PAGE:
Nonetheless, it came against the run of play when Karl Robinson’s sluggish side were able to take the lead with 35 minutes played. The two centre-backs combining in the opposition’s box as Patrick Bauer nodded on a Ricky Holmes free-kick for Jorge Teixeira, with the Portuguese taking a touch with his chest and ultimately volleying home.
Alas, it was not a lead that would last long, with Marshall heavily involved as Bradford equalised just eight minutes later. Another future Addick contributing as Billy Clarke relayed a half-cleared corner into the winger’s path, before his deflected shot was spilled horribly by Rudd. Timothee Dieng on hand to pounce on the loose ball and head the visitors level.
But the pattern of the contest changed substantially in the second period, with the Addicks taking control. The backline organised, and the side pressing as a unit to prevent Bradford’s considerable attacking threat from getting forward. But Robinson’s men were causing a consistent attacking threat of their own.
In fact, they created more than enough chances after half-time to find a winner. Lee Novak heading over from close range, the otherwise excellent Tony Watt blasting off-target horribly after a bouncing ball fell to him inside the box, and Teixeira heading straight at Bradford goalkeeper Colin Doyle from a pinpoint Ricky Holmes set-piece delivery.
But the wasted chances, frustrating though they were, not enough to take praise away from the players in a period where performances without intensity or quality had been numerous. Those on the pitch evidently disappointed, but those in the stands appreciative of their efforts.
Having suffered a play-off final defeat last season, and subsequently saw a handful of key players depart, there was a sense that the task for Bradford to finish inside the top six this season would be a much tougher one.
But under the stewardship of McCall, a man who will always have maximum respect and worship in the city, the Bantams have again made sure they’re going to be given the label of promotion contenders. An impressive start to the campaign, blowing away the indifference that some had about a side after a difficult summer. Eight victories from their first 14 league games, as they sit third in the division.
There is, however, maybe just a small element of frustration. They were only two points off second after beating MK Dons 4-1 at the start of the month, but now find themselves five points off an automatic promotion spot having failed to win either of their previous two games. Having lost last season’s play-off final to Millwall, and lost in the semi-final in the season before that, avoiding that process again would be most welcome.
Frustration that those two recent games that failed to result in a victory were against sides that find themselves towards the foot of the division. A horrible collapse at Bury, where their lead was overturned in the space of two minutes, and somewhat disappointing draw with Oldham the sort of results you need to eradicate if your aim is automatic promotion.
Nonetheless, Bradford’s beginning to the League One season has been a promising one, and certainly enough to suggest a top-six spot at least will be theirs come May.
A positive point for Charlton at Oxford in midweek, but supporters were left somewhat frustrated that it wasn’t more.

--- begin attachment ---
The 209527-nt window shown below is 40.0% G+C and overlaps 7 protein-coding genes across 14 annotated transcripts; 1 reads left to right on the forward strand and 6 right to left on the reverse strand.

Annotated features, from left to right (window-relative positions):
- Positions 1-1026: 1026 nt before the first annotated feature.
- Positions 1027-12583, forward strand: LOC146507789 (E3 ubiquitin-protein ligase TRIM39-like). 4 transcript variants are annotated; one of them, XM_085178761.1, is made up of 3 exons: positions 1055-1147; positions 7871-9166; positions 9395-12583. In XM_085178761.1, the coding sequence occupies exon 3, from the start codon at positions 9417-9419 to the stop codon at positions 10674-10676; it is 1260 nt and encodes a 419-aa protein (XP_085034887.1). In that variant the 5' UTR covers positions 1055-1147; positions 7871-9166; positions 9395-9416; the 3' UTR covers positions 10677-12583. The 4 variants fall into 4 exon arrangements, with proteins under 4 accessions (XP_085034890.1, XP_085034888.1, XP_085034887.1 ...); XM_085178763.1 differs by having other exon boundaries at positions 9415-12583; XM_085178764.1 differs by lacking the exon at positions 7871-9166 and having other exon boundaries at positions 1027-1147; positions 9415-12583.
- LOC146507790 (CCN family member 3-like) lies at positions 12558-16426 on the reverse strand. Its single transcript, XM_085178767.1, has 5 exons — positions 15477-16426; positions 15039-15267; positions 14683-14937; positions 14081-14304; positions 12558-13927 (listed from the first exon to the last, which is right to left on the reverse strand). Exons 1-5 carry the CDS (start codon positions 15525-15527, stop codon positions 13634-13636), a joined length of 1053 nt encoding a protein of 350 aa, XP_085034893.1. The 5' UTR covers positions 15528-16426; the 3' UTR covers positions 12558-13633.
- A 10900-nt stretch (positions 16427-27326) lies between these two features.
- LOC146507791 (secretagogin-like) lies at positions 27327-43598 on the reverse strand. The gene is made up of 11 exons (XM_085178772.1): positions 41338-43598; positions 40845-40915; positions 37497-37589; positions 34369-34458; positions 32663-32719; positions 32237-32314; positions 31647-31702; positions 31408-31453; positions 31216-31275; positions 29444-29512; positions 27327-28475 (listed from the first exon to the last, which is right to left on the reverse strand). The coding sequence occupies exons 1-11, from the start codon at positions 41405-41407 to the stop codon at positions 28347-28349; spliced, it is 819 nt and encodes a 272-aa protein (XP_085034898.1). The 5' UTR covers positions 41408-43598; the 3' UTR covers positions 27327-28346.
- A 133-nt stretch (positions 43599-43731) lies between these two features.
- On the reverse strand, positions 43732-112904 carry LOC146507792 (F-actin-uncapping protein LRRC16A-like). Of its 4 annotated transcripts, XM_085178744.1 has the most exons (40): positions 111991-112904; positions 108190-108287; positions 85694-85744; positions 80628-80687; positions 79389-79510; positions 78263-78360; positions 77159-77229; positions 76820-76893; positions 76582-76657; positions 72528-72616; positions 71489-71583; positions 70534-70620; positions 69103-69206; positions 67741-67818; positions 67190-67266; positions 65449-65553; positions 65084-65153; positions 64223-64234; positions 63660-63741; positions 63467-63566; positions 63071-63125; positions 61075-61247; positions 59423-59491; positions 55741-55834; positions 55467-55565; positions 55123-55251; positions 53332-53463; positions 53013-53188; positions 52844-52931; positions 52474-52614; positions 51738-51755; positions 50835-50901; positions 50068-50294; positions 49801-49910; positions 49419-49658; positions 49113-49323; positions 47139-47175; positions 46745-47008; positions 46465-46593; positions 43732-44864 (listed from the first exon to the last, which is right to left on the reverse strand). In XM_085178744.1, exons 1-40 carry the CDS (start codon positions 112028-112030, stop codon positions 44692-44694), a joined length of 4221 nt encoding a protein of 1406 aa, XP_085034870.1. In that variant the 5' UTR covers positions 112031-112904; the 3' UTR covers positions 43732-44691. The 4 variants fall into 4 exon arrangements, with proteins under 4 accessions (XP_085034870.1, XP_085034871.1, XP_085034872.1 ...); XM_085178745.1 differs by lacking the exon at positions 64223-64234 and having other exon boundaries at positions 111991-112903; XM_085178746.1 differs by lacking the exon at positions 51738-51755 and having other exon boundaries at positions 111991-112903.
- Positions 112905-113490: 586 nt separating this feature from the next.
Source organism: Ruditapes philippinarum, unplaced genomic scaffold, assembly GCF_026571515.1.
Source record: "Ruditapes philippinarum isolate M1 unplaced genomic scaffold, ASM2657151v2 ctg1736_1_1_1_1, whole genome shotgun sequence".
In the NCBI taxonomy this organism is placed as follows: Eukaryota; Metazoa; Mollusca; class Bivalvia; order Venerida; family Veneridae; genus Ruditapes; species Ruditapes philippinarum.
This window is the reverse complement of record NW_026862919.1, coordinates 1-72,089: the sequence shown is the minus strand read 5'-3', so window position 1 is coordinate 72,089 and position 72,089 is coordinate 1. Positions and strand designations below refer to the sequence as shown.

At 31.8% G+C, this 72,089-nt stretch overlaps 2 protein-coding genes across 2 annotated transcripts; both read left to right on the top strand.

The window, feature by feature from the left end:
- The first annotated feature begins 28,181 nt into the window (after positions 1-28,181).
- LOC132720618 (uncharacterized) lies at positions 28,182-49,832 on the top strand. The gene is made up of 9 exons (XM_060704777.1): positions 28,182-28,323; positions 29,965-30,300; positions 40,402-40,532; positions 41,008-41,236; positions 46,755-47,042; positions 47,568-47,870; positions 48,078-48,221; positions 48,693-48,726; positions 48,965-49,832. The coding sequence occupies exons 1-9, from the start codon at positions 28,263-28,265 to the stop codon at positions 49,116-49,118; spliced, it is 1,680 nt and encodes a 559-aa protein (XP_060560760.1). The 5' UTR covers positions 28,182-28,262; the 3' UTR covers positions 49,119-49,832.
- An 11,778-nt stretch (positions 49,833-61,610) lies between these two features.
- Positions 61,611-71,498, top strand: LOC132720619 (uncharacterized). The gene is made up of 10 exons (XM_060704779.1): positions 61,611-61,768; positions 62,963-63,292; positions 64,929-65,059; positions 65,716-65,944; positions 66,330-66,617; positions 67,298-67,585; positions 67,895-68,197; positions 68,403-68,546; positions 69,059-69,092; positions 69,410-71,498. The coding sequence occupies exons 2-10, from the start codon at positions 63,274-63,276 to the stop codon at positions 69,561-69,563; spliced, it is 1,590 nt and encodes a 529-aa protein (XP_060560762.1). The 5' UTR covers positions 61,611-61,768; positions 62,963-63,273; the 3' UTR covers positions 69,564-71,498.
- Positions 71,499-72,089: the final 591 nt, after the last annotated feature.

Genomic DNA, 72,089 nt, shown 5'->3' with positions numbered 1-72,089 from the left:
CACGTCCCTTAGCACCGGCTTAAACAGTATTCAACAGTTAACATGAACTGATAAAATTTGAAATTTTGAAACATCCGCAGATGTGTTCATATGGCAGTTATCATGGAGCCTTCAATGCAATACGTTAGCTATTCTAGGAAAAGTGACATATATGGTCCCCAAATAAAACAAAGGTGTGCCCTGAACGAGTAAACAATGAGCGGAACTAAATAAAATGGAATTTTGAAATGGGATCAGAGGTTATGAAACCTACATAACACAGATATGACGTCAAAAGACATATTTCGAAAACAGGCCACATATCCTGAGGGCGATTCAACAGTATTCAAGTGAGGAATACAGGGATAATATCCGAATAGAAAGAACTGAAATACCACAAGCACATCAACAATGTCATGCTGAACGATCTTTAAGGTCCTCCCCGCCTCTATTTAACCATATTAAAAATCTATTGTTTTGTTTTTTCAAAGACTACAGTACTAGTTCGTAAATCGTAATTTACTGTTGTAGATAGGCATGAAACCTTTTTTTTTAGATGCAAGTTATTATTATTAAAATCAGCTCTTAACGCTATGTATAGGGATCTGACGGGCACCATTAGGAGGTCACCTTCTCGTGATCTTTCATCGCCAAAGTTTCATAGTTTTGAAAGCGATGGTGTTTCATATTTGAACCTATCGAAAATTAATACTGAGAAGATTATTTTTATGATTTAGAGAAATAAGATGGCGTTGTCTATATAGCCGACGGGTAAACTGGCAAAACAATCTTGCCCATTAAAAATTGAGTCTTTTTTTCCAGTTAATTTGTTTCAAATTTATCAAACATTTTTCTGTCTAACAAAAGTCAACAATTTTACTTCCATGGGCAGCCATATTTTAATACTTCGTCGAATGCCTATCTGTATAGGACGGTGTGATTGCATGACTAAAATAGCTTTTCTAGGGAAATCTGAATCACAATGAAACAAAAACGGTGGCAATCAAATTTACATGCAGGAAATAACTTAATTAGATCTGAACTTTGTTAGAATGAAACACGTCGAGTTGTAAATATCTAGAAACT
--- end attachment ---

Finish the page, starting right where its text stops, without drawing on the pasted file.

For the Addicks, and not for the first time this season, failed to make the most of a position of dominance. In total control, and having created enough chances to be further ahead, prior to conceding an equaliser with 35 minutes played. The U’s, who looked completely out of it up until that point, subsequently invited back into the game, and threatened to steal victory as much as the visitors did thereafter.
The inability of Robinson’s men to take their chances, and subsequently prevent opposition from sneaking back into games, is ultimately going to grow from frustrating to costly if it’s not addressed. But the overall performance at the Kassam, in what became a highly competitive game, was an excellent one. At no point did Charlton settle for the point they ultimately gained, with attacking intensity displayed throughout the 90 minutes.
And with a largely positive performance and point coming on the back of two victories – a hard-fought win over Doncaster Rovers and a sublime mauling of Fleetwood Town – there is certainly much improvement on the sluggish efforts in the four winless games that preceded.
It would just, you know, be a bit less stressful if we showed a bit more potency.
Bradford will be without former Addick Adam Chicksen after the left-back injured a thigh in the latter stages of his side’s draw with Oldham in midweek.
Chicksen, a steady performer in a Charlton shirt, has been a regular for the Bantams during this campaign, making a positive impression at Valley Parade. On loan Brentford left-back Tom Field the favourite to replace him in the starting XI.
And McCall will also have to make do without influential captain Romain Vincelot, after the midfielder received his fifth yellow card of the campaign on Tuesday. Arguably a much greater loss to Bradford, given his importance in the centre. Dieng, scorer at The Valley in March, in line to come into for his fellow Frenchman.
Elsewhere, defender Tony McMahon remains absent with a hamstring injury that is expected to keep him out for the best part of a month.
Charlton will remain without Mark Marshall after it was confirmed the former Bradford winger’s thigh niggle is worse than first feared.